Nav: Home

Nobel laureate Burton Richter to speak about future of particle physics

February 16, 2007

Particle physics is about to transform our thinking once again. Experiments of the last 15 years suggest new forms of matter, new forces of nature and perhaps even new dimensions of space and time. Pinning down the new ideas will require more data from larger and more expensive machines-at a time when funding is more difficult than ever to secure.

"As Dickens wrote, it is the best of times and the worst of times," says Nobel laureate Burton Richter, the Paul Pigott Professor in the Physical Sciences, Emeritus, at the Stanford Linear Accelerator Center and a pioneer of the particle colliders that now dominate high-energy physics. "We are in the midst of a revolution in understanding, but accelerator facilities are shutting down before new ones can open, and there is great uncertainty about future funding."

On Feb. 16, at the annual meeting of the American Association for the Advancement of Science in San Francisco, Richter will speak about the future course for elementary particle physics. He will offer a short overview of current research and explain his view of the most important opportunities for the field today.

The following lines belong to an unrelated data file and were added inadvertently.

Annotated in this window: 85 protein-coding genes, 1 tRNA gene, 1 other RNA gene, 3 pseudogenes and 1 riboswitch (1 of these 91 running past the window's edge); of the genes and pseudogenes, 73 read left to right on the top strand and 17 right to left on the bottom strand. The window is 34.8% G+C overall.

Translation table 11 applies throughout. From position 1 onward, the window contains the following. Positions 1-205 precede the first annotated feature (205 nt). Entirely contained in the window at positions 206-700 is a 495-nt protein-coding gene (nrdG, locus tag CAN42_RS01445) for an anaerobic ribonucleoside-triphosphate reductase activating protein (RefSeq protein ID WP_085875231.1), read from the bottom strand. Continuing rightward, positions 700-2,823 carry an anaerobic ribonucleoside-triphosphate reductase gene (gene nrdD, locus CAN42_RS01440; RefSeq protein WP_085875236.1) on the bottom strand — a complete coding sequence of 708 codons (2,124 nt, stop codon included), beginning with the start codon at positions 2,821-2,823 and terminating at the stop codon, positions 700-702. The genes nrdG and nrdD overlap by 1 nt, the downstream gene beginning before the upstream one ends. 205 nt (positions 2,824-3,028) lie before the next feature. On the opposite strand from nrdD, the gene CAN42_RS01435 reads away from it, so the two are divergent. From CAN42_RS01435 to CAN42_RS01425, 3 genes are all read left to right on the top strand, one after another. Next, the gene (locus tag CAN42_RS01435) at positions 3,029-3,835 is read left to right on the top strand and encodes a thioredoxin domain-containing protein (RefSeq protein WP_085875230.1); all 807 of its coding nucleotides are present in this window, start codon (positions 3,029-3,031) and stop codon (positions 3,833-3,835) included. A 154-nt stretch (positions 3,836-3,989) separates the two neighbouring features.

Over the last 15 years, physicists discovered that they understand much less of the universe than they thought. No longer do they believe that luminous matter alone fills up the vacuum of space. Instead, two mysterious substances-dark matter and dark energy-comprise 96 percent of the universe. Neutrinos, very light elementary particles that stream from the sun, change from one type of matter to another as they travel close to the speed of light. And the Standard Model-the theory once believed to describe all fundamental interactions-no longer describes all that we observe.

The next 15 years are likely to answer some questions and raise new ones, Richter says. Physicists hope to find what is beyond the Standard Model, what at least some of the dark matter is made of and what is driving the accelerating expansion of the universe. The next few years may even see an experimental test of theories that posit more dimensions than just three of space and one of time, including string theory.

Yet none of this can happen without new experiments and new machinery, Richter says. In choosing which experiments to fund, the particle physics community must make choices that will severely limit the pace of discovery in some areas.